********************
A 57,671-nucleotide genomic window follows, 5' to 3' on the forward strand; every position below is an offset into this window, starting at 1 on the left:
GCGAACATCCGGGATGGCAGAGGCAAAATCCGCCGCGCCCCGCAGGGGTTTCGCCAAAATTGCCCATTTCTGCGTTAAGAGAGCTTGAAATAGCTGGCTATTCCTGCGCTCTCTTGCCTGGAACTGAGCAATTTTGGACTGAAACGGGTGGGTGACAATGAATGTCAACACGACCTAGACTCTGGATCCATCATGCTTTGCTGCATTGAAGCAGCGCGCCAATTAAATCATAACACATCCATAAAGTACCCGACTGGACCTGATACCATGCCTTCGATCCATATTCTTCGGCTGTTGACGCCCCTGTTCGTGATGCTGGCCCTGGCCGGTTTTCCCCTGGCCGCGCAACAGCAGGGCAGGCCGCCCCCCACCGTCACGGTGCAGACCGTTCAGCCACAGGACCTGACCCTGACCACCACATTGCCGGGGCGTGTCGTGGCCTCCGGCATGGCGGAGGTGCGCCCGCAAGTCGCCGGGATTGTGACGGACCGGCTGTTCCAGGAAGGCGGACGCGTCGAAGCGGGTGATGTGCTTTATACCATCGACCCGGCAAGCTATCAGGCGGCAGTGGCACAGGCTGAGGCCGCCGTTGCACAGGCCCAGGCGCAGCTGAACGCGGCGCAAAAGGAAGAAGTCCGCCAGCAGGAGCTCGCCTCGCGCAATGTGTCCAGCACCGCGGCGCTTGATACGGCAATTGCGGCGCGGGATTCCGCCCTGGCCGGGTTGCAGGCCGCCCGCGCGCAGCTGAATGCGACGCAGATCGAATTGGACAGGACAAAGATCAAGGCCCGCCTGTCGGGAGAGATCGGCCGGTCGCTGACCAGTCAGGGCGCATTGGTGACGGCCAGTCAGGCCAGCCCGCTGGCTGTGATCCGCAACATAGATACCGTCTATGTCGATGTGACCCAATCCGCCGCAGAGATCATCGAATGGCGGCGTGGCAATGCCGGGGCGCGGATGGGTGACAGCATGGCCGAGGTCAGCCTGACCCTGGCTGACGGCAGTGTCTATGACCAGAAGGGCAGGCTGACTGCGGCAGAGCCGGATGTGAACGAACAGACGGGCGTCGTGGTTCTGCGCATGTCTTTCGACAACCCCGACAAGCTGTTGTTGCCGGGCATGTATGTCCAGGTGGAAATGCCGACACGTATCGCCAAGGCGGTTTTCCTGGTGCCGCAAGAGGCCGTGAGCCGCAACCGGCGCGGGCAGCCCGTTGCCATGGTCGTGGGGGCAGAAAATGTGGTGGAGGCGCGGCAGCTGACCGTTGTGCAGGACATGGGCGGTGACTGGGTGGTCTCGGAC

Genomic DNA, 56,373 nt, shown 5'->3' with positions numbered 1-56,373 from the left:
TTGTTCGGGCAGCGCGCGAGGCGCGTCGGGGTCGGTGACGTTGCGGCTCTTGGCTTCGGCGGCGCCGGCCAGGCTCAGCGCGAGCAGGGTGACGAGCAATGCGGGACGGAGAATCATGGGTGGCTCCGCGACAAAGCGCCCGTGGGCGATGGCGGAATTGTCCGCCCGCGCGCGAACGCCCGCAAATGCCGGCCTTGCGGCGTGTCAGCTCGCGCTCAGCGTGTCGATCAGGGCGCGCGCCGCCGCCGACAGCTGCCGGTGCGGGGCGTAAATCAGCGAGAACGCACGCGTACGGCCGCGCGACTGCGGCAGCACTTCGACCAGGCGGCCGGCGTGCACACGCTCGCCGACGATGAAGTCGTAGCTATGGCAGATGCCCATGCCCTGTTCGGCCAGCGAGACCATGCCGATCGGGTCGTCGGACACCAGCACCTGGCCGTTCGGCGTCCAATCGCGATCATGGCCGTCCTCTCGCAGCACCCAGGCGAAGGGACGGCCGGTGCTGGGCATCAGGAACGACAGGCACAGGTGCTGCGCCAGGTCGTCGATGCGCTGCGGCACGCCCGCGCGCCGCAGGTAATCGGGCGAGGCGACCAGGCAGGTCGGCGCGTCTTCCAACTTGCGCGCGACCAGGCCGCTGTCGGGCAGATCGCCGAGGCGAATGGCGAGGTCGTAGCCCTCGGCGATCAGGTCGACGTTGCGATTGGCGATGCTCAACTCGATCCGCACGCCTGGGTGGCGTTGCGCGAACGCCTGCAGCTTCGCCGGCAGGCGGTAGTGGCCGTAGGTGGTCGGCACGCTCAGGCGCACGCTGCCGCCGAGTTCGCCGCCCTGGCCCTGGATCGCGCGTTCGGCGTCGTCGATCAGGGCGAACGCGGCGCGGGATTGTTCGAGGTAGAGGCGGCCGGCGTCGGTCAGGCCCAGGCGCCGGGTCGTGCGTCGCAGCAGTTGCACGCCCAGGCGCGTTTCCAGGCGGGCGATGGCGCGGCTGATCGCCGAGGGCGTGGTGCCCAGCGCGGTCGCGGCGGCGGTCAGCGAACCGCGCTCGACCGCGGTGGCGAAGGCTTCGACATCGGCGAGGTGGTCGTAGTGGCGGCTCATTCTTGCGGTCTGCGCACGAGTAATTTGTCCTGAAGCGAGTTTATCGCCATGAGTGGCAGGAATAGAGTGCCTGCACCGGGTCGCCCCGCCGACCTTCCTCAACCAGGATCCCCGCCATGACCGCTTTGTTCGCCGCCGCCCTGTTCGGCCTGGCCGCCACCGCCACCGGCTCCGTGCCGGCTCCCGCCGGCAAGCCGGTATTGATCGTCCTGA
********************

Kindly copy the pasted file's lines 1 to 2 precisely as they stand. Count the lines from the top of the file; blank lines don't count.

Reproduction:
A 57,671-nucleotide genomic window follows, 5' to 3' on the forward strand; every position below is an offset into this window, starting at 1 on the left:
GCGAACATCCGGGATGGCAGAGGCAAAATCCGCCGCGCCCCGCAGGGGTTTCGCCAAAATTGCCCATTTCTGCGTTAAGAGAGCTTGAAATAGCTGGCTATTCCTGCGCTCTCTTGCCTGGAACTGAGCAATTTTGGACTGAAACGGGTGGGTGACAATGAATGTCAACACGACCTAGACTCTGGATCCATCATGCTTTGCTGCATTGAAGCAGCGCGCCAATTAAATCATAACACATCCATAAAGTACCCGACTGGACCTGATACCATGCCTTCGATCCATATTCTTCGGCTGTTGACGCCCCTGTTCGTGATGCTGGCCCTGGCCGGTTTTCCCCTGGCCGCGCAACAGCAGGGCAGGCCGCCCCCCACCGTCACGGTGCAGACCGTTCAGCCACAGGACCTGACCCTGACCACCACATTGCCGGGGCGTGTCGTGGCCTCCGGCATGGCGGAGGTGCGCCCGCAAGTCGCCGGGATTGTGACGGACCGGCTGTTCCAGGAAGGCGGACGCGTCGAAGCGGGTGATGTGCTTTATACCATCGACCCGGCAAGCTATCAGGCGGCAGTGGCACAGGCTGAGGCCGCCGTTGCACAGGCCCAGGCGCAGCTGAACGCGGCGCAAAAGGAAGAAGTCCGCCAGCAGGAGCTCGCCTCGCGCAATGTGTCCAGCACCGCGGCGCTTGATACGGCAATTGCGGCGCGGGATTCCGCCCTGGCCGGGTTGCAGGCCGCCCGCGCGCAGCTGAATGCGACGCAGATCGAATTGGACAGGACAAAGATCAAGGCCCGCCTGTCGGGAGAGATCGGCCGGTCGCTGACCAGTCAGGGCGCATTGGTGACGGCCAGTCAGGCCAGCCCGCTGGCTGTGATCCGCAACATAGATACCGTCTATGTCGATGTGACCCAATCCGCCGCAGAGATCATCGAATGGCGGCGTGGCAATGCCGGGGCGCGGATGGGTGACAGCATGGCCGAGGTCAGCCTGACCCTGGCTGACGGCAGTGTCTATGACCAGAAGGGCAGGCTGACTGCGGCAGAGCCGGATGTGAACGAACAGACGGGCGTCGTGGTTCTGCGCATGTCTTTCGACAACCCCGACAAGCTGTTGTTGCCGGGCATGTATGTCCAGGTGGAAATGCCGACACGTATCGCCAAGGCGGTTTTCCTGGTGCCGCAAGAGGCCGTGAGCCGCAACCGGCGCGGGCAGCCCGTTGCCATGGTCGTGGGGGCAGAAAATGTGGTGGAGGCGCGGCAGCTGACCGTTGTGCAGGACATGGGCGGTGACTGGGTGGTCTCGGAC